"...it has never been an infringement, in either English or EU law, for a person merely to view or read an infringing article in physical form."
Basically, that "viewing" something is not a breach of copyright - you can read a book without being in breach of copyright.
It was considered that "browsing a web page" made temporary copies that were considered a breach for various reasons. There are clauses in the legislation to allow these transient copies (on screen, cache in memory and disk, etc) but only for lawful use, and the argument was that reading the web page could be unlawful if not licensed. But the judgement here says that "reading" the information in a web page does not need a licence, and so is lawful and therefore so are the transient copies made as part of that process.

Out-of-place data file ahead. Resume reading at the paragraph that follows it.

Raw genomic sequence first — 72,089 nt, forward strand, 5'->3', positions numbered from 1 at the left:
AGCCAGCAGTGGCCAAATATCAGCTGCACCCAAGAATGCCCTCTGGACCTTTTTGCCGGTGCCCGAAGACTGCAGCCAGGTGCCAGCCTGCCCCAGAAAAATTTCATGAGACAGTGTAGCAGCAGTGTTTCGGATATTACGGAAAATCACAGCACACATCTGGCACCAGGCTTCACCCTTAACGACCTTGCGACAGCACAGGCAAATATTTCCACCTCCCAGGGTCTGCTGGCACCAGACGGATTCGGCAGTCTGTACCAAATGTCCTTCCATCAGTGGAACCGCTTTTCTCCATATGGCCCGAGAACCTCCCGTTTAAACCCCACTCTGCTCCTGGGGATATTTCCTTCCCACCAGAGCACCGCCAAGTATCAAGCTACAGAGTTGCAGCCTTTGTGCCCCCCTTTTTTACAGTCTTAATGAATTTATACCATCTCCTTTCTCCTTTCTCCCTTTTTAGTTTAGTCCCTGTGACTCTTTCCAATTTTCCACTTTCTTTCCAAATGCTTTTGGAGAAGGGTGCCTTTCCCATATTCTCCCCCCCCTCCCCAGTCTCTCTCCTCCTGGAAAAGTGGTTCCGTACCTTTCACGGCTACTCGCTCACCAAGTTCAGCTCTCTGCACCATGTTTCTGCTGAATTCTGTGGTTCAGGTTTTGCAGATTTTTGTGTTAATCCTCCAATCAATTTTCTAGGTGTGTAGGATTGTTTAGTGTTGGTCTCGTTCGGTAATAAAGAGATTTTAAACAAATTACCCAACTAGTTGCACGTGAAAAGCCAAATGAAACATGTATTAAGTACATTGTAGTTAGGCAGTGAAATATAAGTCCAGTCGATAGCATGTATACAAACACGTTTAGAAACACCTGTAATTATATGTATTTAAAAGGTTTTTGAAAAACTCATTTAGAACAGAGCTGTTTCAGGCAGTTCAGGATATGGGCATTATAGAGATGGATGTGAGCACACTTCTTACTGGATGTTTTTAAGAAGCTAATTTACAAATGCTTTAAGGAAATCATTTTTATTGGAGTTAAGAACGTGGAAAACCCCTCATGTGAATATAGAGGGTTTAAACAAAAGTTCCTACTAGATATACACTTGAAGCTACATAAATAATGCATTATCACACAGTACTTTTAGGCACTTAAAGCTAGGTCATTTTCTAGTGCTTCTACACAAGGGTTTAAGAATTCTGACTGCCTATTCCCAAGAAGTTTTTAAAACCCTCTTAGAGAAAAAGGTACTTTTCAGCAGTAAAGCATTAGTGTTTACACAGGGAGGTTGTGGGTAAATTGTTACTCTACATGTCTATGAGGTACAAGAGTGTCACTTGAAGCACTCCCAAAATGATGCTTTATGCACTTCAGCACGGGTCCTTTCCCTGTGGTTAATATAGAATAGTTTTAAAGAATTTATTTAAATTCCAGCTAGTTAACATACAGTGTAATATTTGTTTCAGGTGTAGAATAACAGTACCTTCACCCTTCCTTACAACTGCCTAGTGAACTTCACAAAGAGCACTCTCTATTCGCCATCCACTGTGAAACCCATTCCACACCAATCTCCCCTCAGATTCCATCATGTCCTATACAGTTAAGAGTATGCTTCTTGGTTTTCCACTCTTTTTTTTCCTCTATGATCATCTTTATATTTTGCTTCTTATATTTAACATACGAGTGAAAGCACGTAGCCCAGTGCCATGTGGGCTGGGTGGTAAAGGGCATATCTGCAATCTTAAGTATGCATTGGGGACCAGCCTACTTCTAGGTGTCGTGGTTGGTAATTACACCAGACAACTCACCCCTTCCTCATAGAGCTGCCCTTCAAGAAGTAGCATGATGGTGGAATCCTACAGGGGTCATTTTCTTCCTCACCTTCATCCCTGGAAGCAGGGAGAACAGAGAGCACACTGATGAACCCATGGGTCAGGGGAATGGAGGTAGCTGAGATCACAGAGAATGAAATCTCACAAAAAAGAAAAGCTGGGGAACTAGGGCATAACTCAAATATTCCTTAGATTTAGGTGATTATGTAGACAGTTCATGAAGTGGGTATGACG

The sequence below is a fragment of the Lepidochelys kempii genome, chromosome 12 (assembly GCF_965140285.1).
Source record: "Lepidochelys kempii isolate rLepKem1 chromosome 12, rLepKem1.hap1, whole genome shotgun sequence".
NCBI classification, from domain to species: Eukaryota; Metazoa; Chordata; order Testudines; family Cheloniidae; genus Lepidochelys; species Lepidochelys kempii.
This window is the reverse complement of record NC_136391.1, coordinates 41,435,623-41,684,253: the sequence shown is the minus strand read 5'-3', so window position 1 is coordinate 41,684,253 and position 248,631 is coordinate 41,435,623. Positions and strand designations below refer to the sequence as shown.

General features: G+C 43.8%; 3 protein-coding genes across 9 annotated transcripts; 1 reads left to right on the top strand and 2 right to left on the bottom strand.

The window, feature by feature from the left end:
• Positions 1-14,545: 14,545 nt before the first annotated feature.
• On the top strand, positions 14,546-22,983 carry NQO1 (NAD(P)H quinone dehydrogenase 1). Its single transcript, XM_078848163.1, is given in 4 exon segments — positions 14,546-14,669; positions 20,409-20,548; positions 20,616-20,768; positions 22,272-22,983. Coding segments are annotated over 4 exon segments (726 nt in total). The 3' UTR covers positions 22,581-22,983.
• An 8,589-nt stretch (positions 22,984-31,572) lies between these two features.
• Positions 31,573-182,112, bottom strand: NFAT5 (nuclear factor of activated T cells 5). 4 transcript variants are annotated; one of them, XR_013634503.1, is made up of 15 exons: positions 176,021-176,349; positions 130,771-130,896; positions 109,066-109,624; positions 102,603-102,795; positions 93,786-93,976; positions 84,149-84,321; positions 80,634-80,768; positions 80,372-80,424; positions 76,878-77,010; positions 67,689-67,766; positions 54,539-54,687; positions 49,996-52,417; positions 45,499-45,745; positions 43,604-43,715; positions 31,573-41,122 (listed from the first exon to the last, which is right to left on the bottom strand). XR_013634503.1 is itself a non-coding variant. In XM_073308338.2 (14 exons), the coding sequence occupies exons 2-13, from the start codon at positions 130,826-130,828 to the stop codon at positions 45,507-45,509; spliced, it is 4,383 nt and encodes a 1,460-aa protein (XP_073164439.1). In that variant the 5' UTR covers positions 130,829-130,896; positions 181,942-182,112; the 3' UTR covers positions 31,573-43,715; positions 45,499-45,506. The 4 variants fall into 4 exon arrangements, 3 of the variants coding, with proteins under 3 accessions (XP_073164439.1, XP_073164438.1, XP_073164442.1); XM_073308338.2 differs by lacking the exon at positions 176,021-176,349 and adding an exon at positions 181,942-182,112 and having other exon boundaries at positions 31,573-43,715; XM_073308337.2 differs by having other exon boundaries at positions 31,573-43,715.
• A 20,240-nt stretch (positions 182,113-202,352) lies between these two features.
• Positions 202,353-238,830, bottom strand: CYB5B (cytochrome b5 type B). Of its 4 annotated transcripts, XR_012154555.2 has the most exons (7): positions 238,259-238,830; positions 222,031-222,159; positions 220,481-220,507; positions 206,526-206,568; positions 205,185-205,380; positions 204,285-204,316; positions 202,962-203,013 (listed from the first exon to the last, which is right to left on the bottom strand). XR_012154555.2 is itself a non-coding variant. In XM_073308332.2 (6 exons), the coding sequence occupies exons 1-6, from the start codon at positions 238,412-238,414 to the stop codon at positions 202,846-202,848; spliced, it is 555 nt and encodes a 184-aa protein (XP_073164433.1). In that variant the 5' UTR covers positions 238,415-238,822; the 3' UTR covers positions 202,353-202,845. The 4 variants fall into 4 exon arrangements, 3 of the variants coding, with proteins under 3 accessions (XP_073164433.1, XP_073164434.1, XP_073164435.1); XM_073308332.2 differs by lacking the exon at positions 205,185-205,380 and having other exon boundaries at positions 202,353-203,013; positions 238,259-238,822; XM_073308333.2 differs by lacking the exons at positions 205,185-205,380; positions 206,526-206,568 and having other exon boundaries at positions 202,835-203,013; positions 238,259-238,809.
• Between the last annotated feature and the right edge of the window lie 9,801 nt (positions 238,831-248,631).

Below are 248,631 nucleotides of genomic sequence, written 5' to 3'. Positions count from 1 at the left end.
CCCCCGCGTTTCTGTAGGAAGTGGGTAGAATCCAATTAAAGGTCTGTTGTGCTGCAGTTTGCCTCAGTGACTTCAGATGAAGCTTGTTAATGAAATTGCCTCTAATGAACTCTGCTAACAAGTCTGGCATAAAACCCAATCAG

Choosing to download or print a web page is not the same, that is protected, but simply viewing a web page is not a breach of copyright.